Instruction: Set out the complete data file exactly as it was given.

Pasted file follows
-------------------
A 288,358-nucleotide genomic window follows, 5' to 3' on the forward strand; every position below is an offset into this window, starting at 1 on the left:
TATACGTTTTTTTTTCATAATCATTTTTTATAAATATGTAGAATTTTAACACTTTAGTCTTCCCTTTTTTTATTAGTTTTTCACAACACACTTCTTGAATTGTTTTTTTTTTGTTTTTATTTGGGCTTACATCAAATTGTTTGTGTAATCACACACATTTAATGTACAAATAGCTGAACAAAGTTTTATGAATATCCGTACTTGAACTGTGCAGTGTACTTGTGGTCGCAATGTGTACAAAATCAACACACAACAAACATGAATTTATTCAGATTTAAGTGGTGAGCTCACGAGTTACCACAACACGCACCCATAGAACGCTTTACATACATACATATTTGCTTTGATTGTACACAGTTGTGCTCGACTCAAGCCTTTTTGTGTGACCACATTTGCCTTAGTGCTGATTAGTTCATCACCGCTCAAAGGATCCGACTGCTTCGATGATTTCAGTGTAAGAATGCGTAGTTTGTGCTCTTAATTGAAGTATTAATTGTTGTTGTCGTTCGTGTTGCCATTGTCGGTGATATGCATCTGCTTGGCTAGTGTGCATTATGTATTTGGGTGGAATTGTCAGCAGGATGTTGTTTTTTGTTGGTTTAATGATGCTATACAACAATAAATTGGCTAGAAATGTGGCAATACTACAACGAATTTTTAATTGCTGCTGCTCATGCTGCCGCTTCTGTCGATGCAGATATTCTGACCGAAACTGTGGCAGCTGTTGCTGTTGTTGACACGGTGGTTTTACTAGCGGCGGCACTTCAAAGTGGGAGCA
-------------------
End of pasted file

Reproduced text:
A 288,358-nucleotide genomic window follows, 5' to 3' on the forward strand; every position below is an offset into this window, starting at 1 on the left:
TATACGTTTTTTTTTCATAATCATTTTTTATAAATATGTAGAATTTTAACACTTTAGTCTTCCCTTTTTTTATTAGTTTTTCACAACACACTTCTTGAATTGTTTTTTTTTTGTTTTTATTTGGGCTTACATCAAATTGTTTGTGTAATCACACACATTTAATGTACAAATAGCTGAACAAAGTTTTATGAATATCCGTACTTGAACTGTGCAGTGTACTTGTGGTCGCAATGTGTACAAAATCAACACACAACAAACATGAATTTATTCAGATTTAAGTGGTGAGCTCACGAGTTACCACAACACGCACCCATAGAACGCTTTACATACATACATATTTGCTTTGATTGTACACAGTTGTGCTCGACTCAAGCCTTTTTGTGTGACCACATTTGCCTTAGTGCTGATTAGTTCATCACCGCTCAAAGGATCCGACTGCTTCGATGATTTCAGTGTAAGAATGCGTAGTTTGTGCTCTTAATTGAAGTATTAATTGTTGTTGTCGTTCGTGTTGCCATTGTCGGTGATATGCATCTGCTTGGCTAGTGTGCATTATGTATTTGGGTGGAATTGTCAGCAGGATGTTGTTTTTTGTTGGTTTAATGATGCTATACAACAATAAATTGGCTAGAAATGTGGCAATACTACAACGAATTTTTAATTGCTGCTGCTCATGCTGCCGCTTCTGTCGATGCAGATATTCTGACCGAAACTGTGGCAGCTGTTGCTGTTGTTGACACGGTGGTTTTACTAGCGGCGGCACTTCAAAGTGGGAGCA